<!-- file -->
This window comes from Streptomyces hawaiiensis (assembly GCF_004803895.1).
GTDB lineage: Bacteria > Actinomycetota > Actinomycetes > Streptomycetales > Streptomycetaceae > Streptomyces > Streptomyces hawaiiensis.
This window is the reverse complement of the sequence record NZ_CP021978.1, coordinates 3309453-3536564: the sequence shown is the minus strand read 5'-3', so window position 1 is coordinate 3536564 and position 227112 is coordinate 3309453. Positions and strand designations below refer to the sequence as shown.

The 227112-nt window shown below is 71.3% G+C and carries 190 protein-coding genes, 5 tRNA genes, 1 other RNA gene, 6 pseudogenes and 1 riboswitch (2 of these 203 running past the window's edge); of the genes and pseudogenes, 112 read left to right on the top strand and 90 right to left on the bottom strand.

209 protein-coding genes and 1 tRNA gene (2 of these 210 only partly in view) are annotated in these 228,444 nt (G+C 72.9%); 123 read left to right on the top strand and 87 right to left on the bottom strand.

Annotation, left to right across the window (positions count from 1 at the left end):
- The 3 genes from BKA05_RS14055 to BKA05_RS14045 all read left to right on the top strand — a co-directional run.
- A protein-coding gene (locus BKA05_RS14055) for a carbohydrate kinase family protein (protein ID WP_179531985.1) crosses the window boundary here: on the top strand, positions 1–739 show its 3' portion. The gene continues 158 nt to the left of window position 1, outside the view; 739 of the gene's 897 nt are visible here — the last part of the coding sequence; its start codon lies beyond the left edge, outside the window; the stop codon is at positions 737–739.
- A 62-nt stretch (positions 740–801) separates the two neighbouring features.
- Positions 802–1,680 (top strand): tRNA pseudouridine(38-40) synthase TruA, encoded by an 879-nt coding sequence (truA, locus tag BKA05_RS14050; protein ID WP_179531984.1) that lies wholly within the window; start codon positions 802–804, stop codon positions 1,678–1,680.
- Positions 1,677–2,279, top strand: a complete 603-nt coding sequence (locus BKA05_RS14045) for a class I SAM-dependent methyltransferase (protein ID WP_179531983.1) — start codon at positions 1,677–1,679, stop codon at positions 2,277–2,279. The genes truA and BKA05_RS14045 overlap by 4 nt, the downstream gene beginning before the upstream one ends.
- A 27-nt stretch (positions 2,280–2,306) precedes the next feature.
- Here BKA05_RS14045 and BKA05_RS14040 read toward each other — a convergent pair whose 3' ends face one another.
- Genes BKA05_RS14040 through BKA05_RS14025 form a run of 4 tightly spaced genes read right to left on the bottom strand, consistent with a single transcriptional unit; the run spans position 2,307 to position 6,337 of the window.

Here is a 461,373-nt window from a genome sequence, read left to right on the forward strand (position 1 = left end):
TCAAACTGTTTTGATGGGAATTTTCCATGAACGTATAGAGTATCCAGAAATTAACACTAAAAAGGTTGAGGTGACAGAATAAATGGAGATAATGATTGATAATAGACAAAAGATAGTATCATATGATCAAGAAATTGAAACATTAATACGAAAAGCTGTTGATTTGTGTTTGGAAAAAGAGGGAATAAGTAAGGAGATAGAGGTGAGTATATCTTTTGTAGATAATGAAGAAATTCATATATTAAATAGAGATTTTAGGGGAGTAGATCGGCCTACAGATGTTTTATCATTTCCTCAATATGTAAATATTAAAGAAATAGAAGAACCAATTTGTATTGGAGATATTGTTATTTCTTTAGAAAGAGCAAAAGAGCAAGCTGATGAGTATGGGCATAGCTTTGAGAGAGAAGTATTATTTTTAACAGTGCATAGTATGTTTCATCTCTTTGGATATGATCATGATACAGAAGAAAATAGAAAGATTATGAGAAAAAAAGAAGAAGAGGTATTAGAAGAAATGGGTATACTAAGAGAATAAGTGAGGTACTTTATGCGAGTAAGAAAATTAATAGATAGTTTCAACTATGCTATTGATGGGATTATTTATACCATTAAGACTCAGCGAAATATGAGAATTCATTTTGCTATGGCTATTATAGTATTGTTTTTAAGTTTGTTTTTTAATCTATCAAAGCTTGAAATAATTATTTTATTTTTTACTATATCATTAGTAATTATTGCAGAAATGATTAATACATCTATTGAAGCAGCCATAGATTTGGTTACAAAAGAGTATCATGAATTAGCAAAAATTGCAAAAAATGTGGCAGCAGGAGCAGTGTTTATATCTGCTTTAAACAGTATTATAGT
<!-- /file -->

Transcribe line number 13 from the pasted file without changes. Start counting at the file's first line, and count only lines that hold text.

- Here BKA05_RS14045 and BKA05_RS14040 read toward each other — a convergent pair whose 3' ends face one another.